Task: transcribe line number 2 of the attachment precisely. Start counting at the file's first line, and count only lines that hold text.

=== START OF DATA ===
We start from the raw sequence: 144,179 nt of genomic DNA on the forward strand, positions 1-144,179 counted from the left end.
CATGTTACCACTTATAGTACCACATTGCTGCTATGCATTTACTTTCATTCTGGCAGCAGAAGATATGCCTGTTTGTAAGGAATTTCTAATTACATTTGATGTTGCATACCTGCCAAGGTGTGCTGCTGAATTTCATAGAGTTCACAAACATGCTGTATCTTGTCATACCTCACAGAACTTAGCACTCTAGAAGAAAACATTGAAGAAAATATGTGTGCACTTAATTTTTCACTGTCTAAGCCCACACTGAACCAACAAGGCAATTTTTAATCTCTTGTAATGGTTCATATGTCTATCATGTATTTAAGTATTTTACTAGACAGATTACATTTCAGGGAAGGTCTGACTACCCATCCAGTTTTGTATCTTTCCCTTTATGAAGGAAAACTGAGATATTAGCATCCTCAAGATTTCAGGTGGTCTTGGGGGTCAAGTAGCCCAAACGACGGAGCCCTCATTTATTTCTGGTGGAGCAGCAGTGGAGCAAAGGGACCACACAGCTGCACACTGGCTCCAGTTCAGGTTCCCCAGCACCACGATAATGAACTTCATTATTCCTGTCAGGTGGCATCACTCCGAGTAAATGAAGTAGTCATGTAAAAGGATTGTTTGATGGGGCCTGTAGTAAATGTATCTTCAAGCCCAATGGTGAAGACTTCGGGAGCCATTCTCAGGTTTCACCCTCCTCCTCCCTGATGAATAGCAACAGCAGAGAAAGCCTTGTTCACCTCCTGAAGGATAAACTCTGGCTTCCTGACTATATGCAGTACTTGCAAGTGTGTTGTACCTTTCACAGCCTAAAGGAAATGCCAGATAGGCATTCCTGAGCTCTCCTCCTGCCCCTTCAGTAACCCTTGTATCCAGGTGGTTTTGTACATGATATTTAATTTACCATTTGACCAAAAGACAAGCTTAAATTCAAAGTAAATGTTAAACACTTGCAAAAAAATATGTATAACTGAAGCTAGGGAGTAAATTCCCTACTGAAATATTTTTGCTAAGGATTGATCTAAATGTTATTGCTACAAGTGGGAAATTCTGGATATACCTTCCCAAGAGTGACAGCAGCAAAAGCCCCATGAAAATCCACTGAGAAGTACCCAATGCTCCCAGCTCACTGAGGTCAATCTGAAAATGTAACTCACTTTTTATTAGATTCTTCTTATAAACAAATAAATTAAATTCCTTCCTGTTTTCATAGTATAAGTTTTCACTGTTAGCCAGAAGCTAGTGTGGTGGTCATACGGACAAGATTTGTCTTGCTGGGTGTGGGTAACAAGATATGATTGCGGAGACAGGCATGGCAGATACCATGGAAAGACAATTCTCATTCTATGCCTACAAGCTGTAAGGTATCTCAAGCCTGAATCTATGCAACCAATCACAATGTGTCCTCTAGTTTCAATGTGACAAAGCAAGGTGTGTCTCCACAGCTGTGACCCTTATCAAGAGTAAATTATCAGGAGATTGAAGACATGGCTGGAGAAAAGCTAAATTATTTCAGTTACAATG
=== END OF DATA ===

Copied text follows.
CATGTTACCACTTATAGTACCACATTGCTGCTATGCATTTACTTTCATTCTGGCAGCAGAAGATATGCCTGTTTGTAAGGAATTTCTAATTACATTTGATGTTGCATACCTGCCAAGGTGTGCTGCTGAATTTCATAGAGTTCACAAACATGCTGTATCTTGTCATACCTCACAGAACTTAGCACTCTAGAAGAAAACATTGAAGAAAATATGTGTGCACTTAATTTTTCACTGTCTAAGCCCACACTGAACCAACAAGGCAATTTTTAATCTCTTGTAATGGTTCATATGTCTATCATGTATTTAAGTATTTTACTAGACAGATTACATTTCAGGGAAGGTCTGACTACCCATCCAGTTTTGTATCTTTCCCTTTATGAAGGAAAACTGAGATATTAGCATCCTCAAGATTTCAGGTGGTCTTGGGGGTCAAGTAGCCCAAACGACGGAGCCCTCATTTATTTCTGGTGGAGCAGCAGTGGAGCAAAGGGACCACACAGCTGCACACTGGCTCCAGTTCAGGTTCCCCAGCACCACGATAATGAACTTCATTATTCCTGTCAGGTGGCATCACTCCGAGTAAATGAAGTAGTCATGTAAAAGGATTGTTTGATGGGGCCTGTAGTAAATGTATCTTCAAGCCCAATGGTGAAGACTTCGGGAGCCATTCTCAGGTTTCACCCTCCTCCTCCCTGATGAATAGCAACAGCAGAGAAAGCCTTGTTCACCTCCTGAAGGATAAACTCTGGCTTCCTGACTATATGCAGTACTTGCAAGTGTGTTGTACCTTTCACAGCCTAAAGGAAATGCCAGATAGGCATTCCTGAGCTCTCCTCCTGCCCCTTCAGTAACCCTTGTATCCAGGTGGTTTTGTACATGATATTTAATTTACCATTTGACCAAAAGACAAGCTTAAATTCAAAGTAAATGTTAAACACTTGCAAAAAAATATGTATAACTGAAGCTAGGGAGTAAATTCCCTACTGAAATATTTTTGCTAAGGATTGATCTAAATGTTATTGCTACAAGTGGGAAATTCTGGATATACCTTCCCAAGAGTGACAGCAGCAAAAGCCCCATGAAAATCCACTGAGAAGTACCCAATGCTCCCAGCTCACTGAGGTCAATCTGAAAATGTAACTCACTTTTTATTAGATTCTTCTTATAAACAAATAAATTAAATTCCTTCCTGTTTTCATAGTATAAGTTTTCACTGTTAGCCAGAAGCTAGTGTGGTGGTCATACGGACAAGATTTGTCTTGCTGGGTGTGGGTAACAAGATATGATTGCGGAGACAGGCATGGCAGATACCATGGAAAGACAATTCTCATTCTATGCCTACAAGCTGTAAGGTATCTCAAGCCTGAATCTATGCAACCAATCACAATGTGTCCTCTAGTTTCAATGTGACAAAGCAAGGTGTGTCTCCACAGCTGTGACCCTTATCAAGAGTAAATTATCAGGAGATTGAAGACATGGCTGGAGAAAAGCTAAATTATTTCAGTTACAATG